The concept of dominance was introduced by Gregor Mendel. Though Mendel, "The Father of Genetics", first used the term in the 1860s, it was not widely known until the early twentieth century. Mendel observed that, for a variety of traits of garden peas having to do with the appearance of seeds, seed pods, and plants, there were two discrete phenotypes, such as round versus wrinkled, yellow versus green seeds, red versus white flowers or tall versus short plants. When bred separately, the plants always produced the same phenotypes, generation after generation. However, when lines with different phenotypes were crossed (interbred), one and only one of the parental phenotypes showed up in the offspring (green, or round, or red, or tall). However, when these hybrid plants were crossed, the offspring plants showed the two original phenotypes, in a characteristic 3:1 ratio, the more common phenotype being that of the parental hybrid plants. Mendel reasoned that each parent in the first cross was a homozygote for different alleles (one parent AA and the other parent aa), that each contributed one allele to the offspring, with the result that all of these hybrids were heterozygotes (Aa), and that one of the two alleles in the hybrid cross dominated expression of the other: A masked a. The final cross between two heterozygotes (Aa X Aa) would produce AA, Aa, and aa offspring in a 1:2:1 genotype ratio with the first two classes showing the "A" phenotype, and the last showing the "a" phenotype, thereby producing the 3:1 phenotype ratio.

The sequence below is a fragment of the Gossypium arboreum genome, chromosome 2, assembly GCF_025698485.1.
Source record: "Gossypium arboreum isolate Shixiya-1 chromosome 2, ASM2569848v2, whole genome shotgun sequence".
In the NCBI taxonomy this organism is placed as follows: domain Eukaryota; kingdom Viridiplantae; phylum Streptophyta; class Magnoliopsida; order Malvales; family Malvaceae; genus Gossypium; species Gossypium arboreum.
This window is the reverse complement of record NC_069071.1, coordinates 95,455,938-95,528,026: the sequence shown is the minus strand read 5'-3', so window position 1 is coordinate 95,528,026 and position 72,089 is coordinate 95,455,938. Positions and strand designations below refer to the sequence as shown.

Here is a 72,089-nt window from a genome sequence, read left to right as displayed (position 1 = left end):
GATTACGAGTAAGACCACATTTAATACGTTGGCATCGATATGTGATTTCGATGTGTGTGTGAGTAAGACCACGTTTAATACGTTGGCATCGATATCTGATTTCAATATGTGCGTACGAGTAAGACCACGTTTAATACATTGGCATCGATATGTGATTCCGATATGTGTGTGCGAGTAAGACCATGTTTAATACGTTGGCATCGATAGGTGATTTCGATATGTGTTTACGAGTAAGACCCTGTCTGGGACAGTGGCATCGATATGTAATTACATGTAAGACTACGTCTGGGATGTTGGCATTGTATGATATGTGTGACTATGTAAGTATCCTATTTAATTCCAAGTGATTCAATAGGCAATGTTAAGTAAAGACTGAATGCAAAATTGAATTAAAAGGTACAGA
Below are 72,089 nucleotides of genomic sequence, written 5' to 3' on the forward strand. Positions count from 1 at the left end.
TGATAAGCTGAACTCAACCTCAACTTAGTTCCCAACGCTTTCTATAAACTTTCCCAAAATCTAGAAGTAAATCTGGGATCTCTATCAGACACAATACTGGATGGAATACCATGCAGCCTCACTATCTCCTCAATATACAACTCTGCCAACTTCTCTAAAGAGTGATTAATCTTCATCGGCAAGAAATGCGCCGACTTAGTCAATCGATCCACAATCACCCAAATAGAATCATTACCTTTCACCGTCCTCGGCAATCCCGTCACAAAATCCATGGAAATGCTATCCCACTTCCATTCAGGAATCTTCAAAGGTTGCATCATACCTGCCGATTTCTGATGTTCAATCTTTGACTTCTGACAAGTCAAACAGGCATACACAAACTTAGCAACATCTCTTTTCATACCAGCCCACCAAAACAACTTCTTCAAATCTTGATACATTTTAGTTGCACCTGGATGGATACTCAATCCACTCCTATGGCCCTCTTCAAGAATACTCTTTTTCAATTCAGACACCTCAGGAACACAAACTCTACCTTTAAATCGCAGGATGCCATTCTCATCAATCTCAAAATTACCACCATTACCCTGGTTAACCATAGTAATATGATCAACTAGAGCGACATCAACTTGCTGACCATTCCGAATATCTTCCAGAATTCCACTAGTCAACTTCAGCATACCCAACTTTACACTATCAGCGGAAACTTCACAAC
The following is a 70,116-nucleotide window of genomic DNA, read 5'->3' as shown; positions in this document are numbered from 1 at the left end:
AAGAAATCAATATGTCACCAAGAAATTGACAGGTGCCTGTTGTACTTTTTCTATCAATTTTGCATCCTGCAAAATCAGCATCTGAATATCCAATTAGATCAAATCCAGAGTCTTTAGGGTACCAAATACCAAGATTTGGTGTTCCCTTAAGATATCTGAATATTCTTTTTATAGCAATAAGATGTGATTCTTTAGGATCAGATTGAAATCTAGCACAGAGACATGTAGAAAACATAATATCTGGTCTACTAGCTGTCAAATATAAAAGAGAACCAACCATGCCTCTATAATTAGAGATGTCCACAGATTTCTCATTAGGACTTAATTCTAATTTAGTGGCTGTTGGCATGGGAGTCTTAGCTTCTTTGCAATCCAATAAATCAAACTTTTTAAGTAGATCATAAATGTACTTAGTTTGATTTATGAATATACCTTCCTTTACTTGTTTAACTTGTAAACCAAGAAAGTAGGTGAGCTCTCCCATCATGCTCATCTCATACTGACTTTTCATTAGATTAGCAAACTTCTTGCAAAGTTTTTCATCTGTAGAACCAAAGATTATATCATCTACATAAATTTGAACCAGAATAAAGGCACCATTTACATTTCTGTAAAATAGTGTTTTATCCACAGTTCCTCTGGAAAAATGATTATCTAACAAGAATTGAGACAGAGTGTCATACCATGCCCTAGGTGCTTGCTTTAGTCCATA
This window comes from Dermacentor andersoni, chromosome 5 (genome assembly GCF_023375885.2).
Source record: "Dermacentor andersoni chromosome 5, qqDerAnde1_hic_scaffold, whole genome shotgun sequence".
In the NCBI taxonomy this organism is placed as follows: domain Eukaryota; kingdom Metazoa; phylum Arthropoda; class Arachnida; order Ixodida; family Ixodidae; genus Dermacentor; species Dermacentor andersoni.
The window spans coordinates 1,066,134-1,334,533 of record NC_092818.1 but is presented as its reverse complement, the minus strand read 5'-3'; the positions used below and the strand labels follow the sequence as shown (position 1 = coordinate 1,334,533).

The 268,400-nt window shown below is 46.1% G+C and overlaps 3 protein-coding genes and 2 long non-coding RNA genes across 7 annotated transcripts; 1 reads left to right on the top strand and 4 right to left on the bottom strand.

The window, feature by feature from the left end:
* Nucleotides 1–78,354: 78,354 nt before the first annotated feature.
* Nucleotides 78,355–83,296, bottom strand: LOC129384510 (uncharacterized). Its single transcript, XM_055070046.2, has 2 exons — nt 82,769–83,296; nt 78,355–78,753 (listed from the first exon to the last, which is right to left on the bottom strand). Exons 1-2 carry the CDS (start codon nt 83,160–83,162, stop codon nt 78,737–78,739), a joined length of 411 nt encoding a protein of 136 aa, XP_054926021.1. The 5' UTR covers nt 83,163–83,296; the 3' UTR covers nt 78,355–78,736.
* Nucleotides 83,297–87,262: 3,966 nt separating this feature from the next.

Mendel did not use the terms gene, allele, phenotype, genotype, homozygote, and heterozygote, all of which were introduced later. He did introduce the notation of capital and lowercase letters for dominant and recessive alleles, respectively, still in use today.
Read more about this topic: Dominance (genetics)
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